Nevertheless, Duhem is not entirely dismissive of common sense. He offers a rather nice metaphor of common sense as a trust fund: "The fund of common sense is not a treasure buried in the soil to which no coin can ever come to be added; it is the capital of an enormous and prodigiously active association formed by the union of human minds" (p. 261). As he develops the metaphor, he suggests that anything that is appealed to as an timeless axiom of common sense is rather a withdrawl of a discovery made previously.* If the common sense claim proves unworkable, it may be replaced by a more profitable investment.

That seems right, if we conceive common sense primarily as a source of general dicta like definitions of power-- not the sort of thing we would find perfected in theories that were suited to daily life. Yet Duhem insists that common sense is right in its description of how wagons and horses typically behave. So, he concludes, "observations of common sense are certain to the extent and degree to which they deficient in detail and precision" (p. 264). They suffice as observations but fail as laws.

Since I have an axe to grind, let's distinguish three ways of understanding common sense:

1. Common sense is a reservoir of general principles: that such-and-so is the nature of power, that our senses are reliable, that all things are the work of god, and so on. This is the 19th-century, know-nothing common sense. Duhem advocates falliblism (perhaps even scepticism) about such dogmatic claims.

2. Common sense is a reservoir of particular judgements: that there is a wagon over there, that the wagons we have seen have stopped when the horse rests, and so on. Duhem calls such claims "true and certain", which seems to overstate things.

3. Common sense is a way of forming beliefs: we trust our senses unless their are specific reasons to think we are deceived, we trust our memory, and so on. Duhem does not discuss this explicitly, but it is a natural way to understand the source of the particular judgments that he thinks of as "true and certain."

And the axe that I'm grinding: Thomas Reid, that great source of the common sense tradition, is read too often as advocating 1, sometimes as advocating 2 (eg, by VanCleve), and when read correctly as advocating 3.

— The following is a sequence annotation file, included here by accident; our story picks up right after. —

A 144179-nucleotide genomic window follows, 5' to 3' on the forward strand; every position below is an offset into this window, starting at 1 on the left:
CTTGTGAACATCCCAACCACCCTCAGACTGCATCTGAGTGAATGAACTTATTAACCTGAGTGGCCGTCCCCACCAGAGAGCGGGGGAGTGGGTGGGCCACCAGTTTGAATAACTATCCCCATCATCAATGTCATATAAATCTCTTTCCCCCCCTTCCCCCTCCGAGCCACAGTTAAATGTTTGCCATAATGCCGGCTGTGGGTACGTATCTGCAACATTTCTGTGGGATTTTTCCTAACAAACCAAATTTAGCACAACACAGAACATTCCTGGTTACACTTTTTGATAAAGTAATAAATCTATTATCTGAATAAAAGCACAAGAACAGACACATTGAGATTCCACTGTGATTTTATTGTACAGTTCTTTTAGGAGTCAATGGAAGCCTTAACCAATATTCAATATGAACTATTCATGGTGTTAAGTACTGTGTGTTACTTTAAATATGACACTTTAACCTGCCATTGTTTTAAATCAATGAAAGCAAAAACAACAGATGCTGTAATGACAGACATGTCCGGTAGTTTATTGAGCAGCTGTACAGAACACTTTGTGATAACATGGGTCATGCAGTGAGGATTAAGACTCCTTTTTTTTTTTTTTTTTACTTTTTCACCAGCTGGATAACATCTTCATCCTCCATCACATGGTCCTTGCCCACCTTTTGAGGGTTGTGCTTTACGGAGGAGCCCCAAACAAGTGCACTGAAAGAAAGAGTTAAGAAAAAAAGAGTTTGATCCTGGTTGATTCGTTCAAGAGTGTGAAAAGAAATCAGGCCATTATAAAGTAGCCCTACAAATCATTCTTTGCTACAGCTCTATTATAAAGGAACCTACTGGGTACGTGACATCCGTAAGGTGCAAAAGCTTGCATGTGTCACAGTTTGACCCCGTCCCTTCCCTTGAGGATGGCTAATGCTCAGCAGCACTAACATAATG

* William James argues similarly that what is now common sense was once a discovery. Basic truths, James suggests, were the inventions of genius cave men. The Pragmatism lectures were only a few years after Duhem's discussion appeared as articles, so I wonder if James was familiar with Duhem.

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Who put the we in the wikipedia? 
Ron alerted me to the existence of Wikipedia Scanner, a service that does the reverse lookup to follow anonymous Wikipedia edits back to their source. As one might expect, it has turned up a number cases in which corporations actively manipulated their own entries. You can get details from Wired-- or almost anywhere else, for that matter. It's already been on Colbert, making this post about two weeks behind the wave.

As someone sceptical about Wikipedia, I feel like I should have something to say about Wiki Scanner. For example, I could point out that doing reverse lookup on IP addresses only works so long as MegaHugeConglomoco does their wiki hatchet work from the corporate office. If they have it done by their PR firm or by employees telecommuting from their homes, Wiki Scanner won't make the connection. And surely any company playing Wikipedia chameleon now will make specific efforts to disguise their involvement.

All of that means that Wiki Scanner cannot generate any reliable statistics about how many organizations are manipulating Wikipedia, how many entries are manipulated, or how many manipulations remain in the present Wikipedia corpus. It sifts out anecdotes of specific abuses. Although illustrative, these anecdotes are about what one would have expected. Of course, it would be fun if it turned up some singular surprises.

Addendum Sep7

Mark alerts me to Wikipedia trust coloring, software designed to indicate trustworthiness of stretches of text in the Wikipedia. It does so by effectively making the entry history manifest in a single page. The presupposition is that text that has been in the Wikipedia through more edits is more likely to be true, or at least that users are more reliable if text they write persists through more edits.

As Mark puts it:
Now we know, in addition to <some guy said so>, that <some guy said so without other guys bothering to say not-so>.

Or better: to `some guy said so,' we add `no guy said no' (at least so said the log file); so we're better in the know.

No. I mean... yes.